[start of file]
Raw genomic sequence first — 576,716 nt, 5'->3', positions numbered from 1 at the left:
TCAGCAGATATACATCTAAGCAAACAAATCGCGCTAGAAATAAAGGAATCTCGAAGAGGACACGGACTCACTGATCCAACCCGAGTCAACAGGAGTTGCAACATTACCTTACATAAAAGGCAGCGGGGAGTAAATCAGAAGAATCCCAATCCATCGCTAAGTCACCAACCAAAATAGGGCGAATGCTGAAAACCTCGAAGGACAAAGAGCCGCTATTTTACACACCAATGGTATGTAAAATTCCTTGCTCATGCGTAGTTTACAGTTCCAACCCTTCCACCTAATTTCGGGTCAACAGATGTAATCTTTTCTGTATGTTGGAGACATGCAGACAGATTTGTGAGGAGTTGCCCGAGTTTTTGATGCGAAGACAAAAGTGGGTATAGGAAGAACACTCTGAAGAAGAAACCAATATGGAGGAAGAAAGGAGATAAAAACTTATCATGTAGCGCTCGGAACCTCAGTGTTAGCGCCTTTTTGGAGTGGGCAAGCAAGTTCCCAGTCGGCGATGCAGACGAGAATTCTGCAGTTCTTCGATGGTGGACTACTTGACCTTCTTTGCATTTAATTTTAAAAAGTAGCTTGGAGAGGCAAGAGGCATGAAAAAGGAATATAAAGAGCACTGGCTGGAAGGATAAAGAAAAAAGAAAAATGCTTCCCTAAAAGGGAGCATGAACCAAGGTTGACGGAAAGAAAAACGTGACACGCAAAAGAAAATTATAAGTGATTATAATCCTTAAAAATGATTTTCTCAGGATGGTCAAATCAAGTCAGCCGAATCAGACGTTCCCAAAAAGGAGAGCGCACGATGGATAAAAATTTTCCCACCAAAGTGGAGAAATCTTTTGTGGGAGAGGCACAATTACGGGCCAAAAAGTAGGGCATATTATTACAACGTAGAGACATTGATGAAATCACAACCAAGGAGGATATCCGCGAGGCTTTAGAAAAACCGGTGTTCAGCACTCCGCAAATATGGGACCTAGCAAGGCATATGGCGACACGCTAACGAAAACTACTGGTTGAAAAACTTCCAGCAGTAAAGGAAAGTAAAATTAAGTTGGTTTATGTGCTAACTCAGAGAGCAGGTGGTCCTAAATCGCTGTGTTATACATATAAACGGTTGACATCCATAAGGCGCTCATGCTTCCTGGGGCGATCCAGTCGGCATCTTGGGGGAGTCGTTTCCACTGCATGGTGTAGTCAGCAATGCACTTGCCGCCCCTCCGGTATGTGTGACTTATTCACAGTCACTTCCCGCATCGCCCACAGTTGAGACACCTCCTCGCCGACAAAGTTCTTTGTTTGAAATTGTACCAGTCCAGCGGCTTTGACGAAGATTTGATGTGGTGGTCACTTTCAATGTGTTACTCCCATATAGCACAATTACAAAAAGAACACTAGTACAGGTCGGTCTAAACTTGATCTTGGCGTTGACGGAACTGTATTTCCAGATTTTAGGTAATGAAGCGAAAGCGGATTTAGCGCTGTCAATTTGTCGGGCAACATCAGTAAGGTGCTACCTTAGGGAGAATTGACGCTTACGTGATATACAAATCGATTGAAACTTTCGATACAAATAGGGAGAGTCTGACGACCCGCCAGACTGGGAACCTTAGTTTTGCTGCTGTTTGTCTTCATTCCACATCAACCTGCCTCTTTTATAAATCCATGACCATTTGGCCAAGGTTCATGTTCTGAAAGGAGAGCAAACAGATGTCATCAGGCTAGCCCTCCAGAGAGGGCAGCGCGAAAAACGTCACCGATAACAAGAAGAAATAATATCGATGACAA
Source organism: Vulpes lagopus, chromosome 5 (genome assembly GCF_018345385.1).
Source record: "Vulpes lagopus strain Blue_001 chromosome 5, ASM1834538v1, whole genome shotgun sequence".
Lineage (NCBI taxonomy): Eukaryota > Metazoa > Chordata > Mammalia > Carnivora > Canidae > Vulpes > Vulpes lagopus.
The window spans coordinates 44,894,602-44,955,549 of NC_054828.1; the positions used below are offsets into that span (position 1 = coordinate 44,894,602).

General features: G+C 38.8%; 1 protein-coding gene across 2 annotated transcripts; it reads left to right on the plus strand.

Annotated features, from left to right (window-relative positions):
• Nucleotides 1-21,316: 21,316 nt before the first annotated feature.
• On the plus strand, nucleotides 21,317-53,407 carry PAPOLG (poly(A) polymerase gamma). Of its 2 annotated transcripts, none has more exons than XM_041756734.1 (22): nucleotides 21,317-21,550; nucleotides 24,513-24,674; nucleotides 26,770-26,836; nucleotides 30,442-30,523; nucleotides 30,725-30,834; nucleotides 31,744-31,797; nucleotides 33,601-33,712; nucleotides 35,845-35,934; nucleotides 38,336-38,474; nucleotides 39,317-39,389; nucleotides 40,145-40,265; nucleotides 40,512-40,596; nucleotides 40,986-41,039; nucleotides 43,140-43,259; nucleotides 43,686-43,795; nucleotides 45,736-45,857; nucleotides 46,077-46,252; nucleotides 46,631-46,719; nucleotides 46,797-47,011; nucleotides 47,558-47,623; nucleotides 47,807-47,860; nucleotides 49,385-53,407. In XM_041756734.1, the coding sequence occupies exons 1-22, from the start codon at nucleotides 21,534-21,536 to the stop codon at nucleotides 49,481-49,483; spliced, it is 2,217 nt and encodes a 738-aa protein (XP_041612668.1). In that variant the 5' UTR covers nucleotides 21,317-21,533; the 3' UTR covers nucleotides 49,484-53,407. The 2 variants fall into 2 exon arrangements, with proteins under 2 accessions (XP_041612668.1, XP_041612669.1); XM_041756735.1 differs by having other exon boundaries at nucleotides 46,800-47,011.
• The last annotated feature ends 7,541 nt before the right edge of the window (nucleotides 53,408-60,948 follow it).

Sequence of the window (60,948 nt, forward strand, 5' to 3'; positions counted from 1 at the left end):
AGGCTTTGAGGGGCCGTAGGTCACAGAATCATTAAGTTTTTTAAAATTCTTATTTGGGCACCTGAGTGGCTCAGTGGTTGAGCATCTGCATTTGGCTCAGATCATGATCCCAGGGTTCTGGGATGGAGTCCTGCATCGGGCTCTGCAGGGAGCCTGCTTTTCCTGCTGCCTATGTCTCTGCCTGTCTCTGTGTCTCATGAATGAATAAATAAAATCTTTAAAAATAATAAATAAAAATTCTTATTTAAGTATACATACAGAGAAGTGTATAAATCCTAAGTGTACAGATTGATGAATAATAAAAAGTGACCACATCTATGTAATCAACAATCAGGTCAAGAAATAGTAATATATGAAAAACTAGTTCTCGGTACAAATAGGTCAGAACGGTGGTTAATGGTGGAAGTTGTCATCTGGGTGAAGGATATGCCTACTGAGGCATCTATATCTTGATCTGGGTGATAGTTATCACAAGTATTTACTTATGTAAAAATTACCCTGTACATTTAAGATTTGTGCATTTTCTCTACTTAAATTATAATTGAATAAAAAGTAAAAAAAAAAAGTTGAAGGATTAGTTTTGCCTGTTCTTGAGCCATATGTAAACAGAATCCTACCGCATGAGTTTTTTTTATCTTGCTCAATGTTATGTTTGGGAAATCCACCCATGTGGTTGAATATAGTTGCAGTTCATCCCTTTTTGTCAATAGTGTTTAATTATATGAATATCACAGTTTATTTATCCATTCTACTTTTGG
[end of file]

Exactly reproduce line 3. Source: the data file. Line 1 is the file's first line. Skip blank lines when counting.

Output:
Source organism: Vulpes lagopus, chromosome 5 (genome assembly GCF_018345385.1).